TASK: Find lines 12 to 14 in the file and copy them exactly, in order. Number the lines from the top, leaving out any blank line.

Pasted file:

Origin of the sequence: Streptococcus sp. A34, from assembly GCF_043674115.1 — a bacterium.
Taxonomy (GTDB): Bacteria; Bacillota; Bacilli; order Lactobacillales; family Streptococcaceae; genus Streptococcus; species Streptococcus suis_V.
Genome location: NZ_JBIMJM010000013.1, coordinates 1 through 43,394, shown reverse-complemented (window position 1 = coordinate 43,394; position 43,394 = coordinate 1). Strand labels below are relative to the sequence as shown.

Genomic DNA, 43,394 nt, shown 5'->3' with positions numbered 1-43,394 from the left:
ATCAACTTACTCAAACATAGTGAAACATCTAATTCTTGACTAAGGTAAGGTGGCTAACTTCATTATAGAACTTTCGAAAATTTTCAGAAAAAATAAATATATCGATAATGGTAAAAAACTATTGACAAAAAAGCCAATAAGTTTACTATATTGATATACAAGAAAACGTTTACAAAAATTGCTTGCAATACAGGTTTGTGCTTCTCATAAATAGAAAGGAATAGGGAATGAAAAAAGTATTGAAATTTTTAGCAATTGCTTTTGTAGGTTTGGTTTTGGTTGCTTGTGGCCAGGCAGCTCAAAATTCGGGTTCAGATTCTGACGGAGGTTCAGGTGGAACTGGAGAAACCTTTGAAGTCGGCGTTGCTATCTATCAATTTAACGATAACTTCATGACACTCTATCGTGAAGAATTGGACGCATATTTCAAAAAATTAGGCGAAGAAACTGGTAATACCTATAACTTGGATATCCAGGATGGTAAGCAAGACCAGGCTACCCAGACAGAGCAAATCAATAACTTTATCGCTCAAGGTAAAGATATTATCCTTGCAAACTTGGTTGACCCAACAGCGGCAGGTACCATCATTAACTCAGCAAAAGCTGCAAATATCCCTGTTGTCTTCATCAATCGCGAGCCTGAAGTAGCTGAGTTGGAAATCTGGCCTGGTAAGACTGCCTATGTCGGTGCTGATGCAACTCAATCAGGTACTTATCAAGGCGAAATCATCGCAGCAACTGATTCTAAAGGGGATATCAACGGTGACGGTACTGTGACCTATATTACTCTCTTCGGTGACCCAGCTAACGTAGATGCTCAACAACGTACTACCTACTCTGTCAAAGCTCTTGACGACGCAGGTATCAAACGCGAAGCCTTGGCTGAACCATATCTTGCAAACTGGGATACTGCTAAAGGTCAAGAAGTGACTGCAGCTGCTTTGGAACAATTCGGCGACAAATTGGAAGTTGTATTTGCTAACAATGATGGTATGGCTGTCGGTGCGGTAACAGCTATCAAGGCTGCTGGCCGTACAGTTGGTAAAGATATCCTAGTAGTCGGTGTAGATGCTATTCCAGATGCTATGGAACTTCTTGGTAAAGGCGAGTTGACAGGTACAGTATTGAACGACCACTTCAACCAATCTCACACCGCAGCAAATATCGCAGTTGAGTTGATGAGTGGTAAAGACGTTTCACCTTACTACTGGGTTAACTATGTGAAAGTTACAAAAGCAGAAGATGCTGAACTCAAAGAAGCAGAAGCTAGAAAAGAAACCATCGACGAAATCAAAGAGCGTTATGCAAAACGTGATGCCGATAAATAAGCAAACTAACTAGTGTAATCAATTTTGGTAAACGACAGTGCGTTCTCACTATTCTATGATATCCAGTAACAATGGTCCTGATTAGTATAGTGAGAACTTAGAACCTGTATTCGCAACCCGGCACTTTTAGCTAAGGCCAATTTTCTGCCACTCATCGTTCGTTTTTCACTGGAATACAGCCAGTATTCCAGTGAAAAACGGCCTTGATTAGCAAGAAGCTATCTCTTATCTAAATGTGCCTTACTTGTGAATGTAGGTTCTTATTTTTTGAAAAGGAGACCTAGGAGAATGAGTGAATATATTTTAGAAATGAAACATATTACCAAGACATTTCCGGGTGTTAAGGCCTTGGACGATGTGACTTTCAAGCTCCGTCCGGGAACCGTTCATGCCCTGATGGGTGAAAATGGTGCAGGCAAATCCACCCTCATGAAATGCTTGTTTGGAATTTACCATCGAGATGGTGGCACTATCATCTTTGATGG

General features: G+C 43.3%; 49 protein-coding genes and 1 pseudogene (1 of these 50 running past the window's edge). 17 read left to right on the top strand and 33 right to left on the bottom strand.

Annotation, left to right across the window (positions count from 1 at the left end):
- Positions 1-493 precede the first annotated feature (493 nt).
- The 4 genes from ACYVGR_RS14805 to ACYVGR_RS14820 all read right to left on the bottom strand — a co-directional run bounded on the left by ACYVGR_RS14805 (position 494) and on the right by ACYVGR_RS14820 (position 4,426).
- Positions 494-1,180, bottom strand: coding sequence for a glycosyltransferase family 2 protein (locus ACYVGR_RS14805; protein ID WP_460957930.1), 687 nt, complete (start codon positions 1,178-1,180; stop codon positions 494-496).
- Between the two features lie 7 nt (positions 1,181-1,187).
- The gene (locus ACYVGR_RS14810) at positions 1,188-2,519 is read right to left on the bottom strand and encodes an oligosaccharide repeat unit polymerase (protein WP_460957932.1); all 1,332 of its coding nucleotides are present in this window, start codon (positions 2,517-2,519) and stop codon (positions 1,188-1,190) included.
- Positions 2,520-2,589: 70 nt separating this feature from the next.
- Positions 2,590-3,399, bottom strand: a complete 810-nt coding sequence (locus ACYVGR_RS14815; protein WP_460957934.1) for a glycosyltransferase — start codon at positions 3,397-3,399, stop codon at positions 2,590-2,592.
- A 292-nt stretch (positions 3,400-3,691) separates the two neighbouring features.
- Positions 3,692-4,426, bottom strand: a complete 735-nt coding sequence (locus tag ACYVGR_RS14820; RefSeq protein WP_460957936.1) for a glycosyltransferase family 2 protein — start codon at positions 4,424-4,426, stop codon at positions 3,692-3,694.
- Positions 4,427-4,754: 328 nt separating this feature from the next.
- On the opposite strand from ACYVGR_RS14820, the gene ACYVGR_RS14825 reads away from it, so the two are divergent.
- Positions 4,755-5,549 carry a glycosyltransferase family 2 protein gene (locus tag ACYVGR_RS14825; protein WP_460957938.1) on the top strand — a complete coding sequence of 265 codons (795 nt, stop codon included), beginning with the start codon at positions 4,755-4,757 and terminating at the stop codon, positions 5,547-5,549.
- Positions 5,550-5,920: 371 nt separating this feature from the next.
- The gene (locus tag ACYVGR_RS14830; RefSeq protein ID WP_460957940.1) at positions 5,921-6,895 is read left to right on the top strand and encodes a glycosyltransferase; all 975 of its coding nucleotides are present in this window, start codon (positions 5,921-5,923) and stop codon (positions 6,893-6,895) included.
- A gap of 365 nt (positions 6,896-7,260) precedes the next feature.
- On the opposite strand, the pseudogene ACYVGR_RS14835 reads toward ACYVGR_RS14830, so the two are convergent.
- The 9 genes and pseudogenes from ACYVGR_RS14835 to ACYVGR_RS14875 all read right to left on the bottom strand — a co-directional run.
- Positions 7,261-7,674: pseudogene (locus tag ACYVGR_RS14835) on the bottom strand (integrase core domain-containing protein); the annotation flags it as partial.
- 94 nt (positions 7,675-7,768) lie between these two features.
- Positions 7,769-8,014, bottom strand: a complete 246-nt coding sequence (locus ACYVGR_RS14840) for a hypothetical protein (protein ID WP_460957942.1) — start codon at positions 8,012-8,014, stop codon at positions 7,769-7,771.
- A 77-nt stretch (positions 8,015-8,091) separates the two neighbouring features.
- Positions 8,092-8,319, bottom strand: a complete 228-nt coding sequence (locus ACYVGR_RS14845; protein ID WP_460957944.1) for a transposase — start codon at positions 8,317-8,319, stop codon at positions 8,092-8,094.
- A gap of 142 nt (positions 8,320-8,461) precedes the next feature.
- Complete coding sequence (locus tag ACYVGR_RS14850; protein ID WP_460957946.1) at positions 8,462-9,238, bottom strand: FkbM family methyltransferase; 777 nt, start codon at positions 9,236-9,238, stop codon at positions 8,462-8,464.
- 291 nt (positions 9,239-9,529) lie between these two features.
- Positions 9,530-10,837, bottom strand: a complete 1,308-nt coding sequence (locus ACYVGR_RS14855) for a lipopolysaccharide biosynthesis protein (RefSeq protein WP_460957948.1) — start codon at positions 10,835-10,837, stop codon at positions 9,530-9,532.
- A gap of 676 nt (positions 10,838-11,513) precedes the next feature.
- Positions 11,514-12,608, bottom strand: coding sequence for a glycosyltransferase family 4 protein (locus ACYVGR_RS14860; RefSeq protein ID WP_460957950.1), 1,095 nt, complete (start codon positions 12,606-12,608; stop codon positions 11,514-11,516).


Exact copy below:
- The gene (locus ACYVGR_RS14810) at positions 1,188-2,519 is read right to left on the bottom strand and encodes an oligosaccharide repeat unit polymerase (protein WP_460957932.1); all 1,332 of its coding nucleotides are present in this window, start codon (positions 2,517-2,519) and stop codon (positions 1,188-1,190) included.
- Positions 2,520-2,589: 70 nt separating this feature from the next.
- Positions 2,590-3,399, bottom strand: a complete 810-nt coding sequence (locus ACYVGR_RS14815; protein WP_460957934.1) for a glycosyltransferase — start codon at positions 3,397-3,399, stop codon at positions 2,590-2,592.